3. has not converted FEGLI insurance to an individual whole life insurance policy; and
  4. has not waived coverage of basic life insurance.

Assuming all conditions are met, a retiring employee is eligible to maintain the FEGLI Basic and optional coverage that was in effect on the last day of his or her employment. But a retiring employee can also decide shortly before his or her retirement date to reduce the Basic and optional coverage.

The decision to keep or to reduce the full FEGLI Basic and additional coverage must be made shortly before an employee retires. Form SF 2818, downloadable from is used to reduce FEGLI Basic and additional coverage. If Form SF 2818 is not filled out and submitted by a retiring employee, then the full FEGLI Basic and additional coverage will be maintained during the employee's retirement years. But as will be shown below, the cost of full FEGLI basic skyrockets after an employee retires.

The following table summarizes the cost of FEGLI Basic insurance upon an employee's retirement:

*Per $1,000 per month of life insurance

The amount of FEGLI Basic insurance is a retiring employee's FEGLI Basic insurance amount on the day of his or her retirement.

Consider the cost of the FEGLI Basic Coverage for the employee in the example above who retires with $100,000 of FEGLI Basic insurance. Suppose the employee retires at age 60. The cost of the FEGLI Basic insurance for the three options is summarized in the table below:

  * Starting the month after the annuitant becomes age 65, coverage is reduced by 2% of   $100,000, or $2,000 per month, until it reduces to $25,000.

** Starting the month after the annuitant becomes age 65, coverage is reduced by 1% or $100,000, or $1,000 per month, until it reduces to $50,000.

Note that if the employee chooses not to reduce the FEGLI basic coverage shortly before he or she retires, then the monthly cost of the FEGLI Basic insurance goes from 0.30 times $100, or $30 per month, to $215.50 per month until the annuitant becomes age 65; thereafter the cost of the full FEGLI Basic insurance is $183.00 per month.

Those employees who are covered under Option A (standard coverage) may continue their Option A coverage in full after they retire until they reach age 65. Starting the month they become age 65 (or the month after they retire if they retire after age 65) Option A coverage will be reduced by two percent per month until it reaches $2,500. There are no other choices for Option A other than to cancel the coverage altogether.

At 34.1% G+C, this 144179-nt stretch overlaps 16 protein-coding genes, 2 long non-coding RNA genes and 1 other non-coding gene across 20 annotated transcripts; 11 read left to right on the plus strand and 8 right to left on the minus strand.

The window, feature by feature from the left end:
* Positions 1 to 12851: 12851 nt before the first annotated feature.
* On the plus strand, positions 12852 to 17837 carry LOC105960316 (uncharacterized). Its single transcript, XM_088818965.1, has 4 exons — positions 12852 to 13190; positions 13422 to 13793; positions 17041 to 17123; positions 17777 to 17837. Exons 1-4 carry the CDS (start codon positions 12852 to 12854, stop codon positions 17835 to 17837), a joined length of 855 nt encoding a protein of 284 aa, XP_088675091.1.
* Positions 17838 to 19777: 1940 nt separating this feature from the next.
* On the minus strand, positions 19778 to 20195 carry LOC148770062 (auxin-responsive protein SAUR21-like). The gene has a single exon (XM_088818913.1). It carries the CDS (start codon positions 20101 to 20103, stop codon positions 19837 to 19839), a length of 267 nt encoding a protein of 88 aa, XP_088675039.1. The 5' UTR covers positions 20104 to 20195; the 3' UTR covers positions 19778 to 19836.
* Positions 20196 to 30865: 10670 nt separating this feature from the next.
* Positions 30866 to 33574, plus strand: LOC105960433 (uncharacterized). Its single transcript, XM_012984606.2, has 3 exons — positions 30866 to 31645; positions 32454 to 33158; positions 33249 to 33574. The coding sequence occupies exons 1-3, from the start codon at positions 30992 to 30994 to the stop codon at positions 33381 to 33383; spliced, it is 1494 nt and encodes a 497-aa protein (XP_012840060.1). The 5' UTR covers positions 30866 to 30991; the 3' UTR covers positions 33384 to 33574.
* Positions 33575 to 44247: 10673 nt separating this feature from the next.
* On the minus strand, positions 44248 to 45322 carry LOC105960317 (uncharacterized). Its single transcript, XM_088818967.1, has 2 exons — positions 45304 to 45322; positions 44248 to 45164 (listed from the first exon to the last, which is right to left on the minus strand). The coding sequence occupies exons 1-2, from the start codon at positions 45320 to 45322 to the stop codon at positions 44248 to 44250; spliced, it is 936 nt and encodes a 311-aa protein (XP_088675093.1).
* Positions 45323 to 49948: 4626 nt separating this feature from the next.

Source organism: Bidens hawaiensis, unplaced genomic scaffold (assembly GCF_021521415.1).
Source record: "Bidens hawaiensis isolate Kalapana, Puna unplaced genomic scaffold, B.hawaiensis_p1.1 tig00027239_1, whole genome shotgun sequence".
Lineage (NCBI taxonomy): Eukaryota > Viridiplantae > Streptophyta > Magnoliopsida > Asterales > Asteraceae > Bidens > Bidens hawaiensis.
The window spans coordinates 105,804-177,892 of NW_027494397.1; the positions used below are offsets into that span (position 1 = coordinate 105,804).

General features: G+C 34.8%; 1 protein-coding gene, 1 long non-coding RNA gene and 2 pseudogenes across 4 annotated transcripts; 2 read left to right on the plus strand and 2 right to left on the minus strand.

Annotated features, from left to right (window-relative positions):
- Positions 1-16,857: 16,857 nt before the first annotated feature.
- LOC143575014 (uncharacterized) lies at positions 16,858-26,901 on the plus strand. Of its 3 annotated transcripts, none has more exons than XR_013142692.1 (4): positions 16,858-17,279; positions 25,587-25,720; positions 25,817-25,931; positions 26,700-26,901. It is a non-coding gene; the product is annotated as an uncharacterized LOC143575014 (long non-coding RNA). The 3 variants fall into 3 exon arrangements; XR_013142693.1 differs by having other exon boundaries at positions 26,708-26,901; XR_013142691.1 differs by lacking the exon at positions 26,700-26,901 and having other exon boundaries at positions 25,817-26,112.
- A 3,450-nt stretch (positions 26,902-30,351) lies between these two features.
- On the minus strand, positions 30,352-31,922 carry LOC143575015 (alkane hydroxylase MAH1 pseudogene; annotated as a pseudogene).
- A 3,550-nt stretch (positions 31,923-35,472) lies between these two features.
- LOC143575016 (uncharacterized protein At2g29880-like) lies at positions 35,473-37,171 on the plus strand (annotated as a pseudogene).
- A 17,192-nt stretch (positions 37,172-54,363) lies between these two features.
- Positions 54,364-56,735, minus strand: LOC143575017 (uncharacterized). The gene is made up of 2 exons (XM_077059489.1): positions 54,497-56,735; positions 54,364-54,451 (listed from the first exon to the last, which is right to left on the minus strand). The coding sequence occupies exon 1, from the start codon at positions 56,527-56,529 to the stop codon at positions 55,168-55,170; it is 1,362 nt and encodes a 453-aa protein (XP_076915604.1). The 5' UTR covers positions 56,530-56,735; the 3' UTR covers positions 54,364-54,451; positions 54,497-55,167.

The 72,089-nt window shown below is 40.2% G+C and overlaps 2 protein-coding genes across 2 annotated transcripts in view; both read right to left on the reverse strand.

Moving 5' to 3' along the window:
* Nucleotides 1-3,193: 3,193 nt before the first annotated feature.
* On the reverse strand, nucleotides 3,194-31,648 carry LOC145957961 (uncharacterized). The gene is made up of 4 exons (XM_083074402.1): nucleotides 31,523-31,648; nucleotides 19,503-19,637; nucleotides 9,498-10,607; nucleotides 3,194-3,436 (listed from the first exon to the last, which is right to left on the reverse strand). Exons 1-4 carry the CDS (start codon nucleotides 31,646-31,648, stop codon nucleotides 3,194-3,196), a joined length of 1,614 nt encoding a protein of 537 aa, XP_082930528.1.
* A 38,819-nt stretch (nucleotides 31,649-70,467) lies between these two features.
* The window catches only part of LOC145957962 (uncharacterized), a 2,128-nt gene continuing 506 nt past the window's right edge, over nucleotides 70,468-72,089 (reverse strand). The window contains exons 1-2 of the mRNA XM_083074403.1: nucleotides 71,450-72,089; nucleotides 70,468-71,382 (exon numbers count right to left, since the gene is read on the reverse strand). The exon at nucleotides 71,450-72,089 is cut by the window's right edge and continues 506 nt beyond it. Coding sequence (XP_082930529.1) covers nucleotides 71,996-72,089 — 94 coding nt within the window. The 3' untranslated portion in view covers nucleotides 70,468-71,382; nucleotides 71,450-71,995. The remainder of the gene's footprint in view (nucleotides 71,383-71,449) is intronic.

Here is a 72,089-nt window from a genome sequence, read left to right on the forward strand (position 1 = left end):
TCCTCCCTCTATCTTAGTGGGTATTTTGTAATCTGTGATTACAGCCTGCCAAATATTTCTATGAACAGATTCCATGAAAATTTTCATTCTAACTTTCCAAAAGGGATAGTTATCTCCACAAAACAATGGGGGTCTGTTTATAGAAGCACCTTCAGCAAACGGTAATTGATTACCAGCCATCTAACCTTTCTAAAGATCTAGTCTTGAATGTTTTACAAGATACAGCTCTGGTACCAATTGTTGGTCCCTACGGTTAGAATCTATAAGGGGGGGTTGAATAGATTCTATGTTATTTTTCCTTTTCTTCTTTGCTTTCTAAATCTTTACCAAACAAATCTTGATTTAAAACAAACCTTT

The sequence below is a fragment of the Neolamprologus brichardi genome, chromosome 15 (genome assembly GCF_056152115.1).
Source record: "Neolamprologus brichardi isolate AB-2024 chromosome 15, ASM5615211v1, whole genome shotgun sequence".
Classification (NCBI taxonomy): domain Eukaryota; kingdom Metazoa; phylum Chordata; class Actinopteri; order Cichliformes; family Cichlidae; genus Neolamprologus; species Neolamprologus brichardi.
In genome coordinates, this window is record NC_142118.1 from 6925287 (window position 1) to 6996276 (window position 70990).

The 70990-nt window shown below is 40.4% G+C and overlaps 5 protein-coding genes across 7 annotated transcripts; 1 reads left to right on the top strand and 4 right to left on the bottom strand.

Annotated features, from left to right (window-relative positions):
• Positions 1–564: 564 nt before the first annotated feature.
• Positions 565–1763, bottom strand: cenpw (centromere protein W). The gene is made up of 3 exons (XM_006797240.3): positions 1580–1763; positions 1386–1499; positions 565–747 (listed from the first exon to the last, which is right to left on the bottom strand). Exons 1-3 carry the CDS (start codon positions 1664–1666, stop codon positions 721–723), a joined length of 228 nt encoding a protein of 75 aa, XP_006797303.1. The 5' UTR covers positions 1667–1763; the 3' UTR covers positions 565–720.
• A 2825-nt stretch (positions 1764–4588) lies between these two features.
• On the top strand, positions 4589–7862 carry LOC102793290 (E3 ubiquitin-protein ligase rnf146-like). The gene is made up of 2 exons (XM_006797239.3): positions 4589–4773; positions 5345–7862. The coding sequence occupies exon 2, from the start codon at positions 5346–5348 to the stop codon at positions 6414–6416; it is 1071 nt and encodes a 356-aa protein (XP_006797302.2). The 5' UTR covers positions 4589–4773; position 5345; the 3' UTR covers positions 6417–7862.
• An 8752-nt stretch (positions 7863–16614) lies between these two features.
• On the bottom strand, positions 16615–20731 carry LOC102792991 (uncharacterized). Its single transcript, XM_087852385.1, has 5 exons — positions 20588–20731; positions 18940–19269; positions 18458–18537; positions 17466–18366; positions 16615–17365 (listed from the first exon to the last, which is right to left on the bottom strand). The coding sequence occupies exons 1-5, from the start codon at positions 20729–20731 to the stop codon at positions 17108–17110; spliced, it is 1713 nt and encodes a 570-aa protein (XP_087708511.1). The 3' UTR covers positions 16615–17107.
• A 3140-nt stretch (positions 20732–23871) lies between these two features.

Employees who are covered by Options B (additional) and Option C (family coverage) may choose full or no reduction for all multiples. The following summarizes the cost:

• Full reduction - age 65 and retired, the amount of Option B and/or Option C coverage will begin to reduce at the rate of two percent until it reaches zero.

• No reduction - at age 65 and retired, the full amount of Option B and/or Option C coverage will continue for life unless a retiring employee changes it to full reduction (via Form SF 2818 to be submitted shortly before an employee retires).

The following table summarizes the monthly cost of Options B and C:

For the employee in the example above who retires with an annual salary of $97,500 and Basic insurance of $100,000 and who elects to keep for retirement Option B at twice the salary ($195,000), the cost will be as follows:

What would be the cost to this retiring employee of keeping the full Basic ($100,000) and twice the salary (Option B) ($195,000) for this retiree ($100,000 + $195,000) = $295,000?

Note that the total premium cost more than doubles between ages 55 and 70. These premiums are obviously very expensive and could well go beyond the affordability of many retirees.

All employees -- but especially those employees who are within five years of their anticipated retirement date -- are therefore encouraged to evaluate their life insurance coverage and options.  Those employees currently enrolled in FEGLI who are in relatively good health should contact a licensed life insurance broker in order to seek a comparison of the cost of an individual term life insurance policy to the cost of FEGLI group term life insurance coverage. 

Posted:  10/12/2010

About the Author

Edward A. Zurndorfer is a Certified Financial Planner, Registered Health Underwriter, Registered Employee Benefits Consultant and Enrolled Agent in Silver Spring, MD and the owner of EZ Accounting and Financial Services, an accounting, tax preparation and financial planning firm also located in Silver Spring, MD.  He is an instructor at federal employee retirement seminars throughout the country for the National Institute of Transition Planning, Inc. and writes numerous columns and books on federal employee benefits.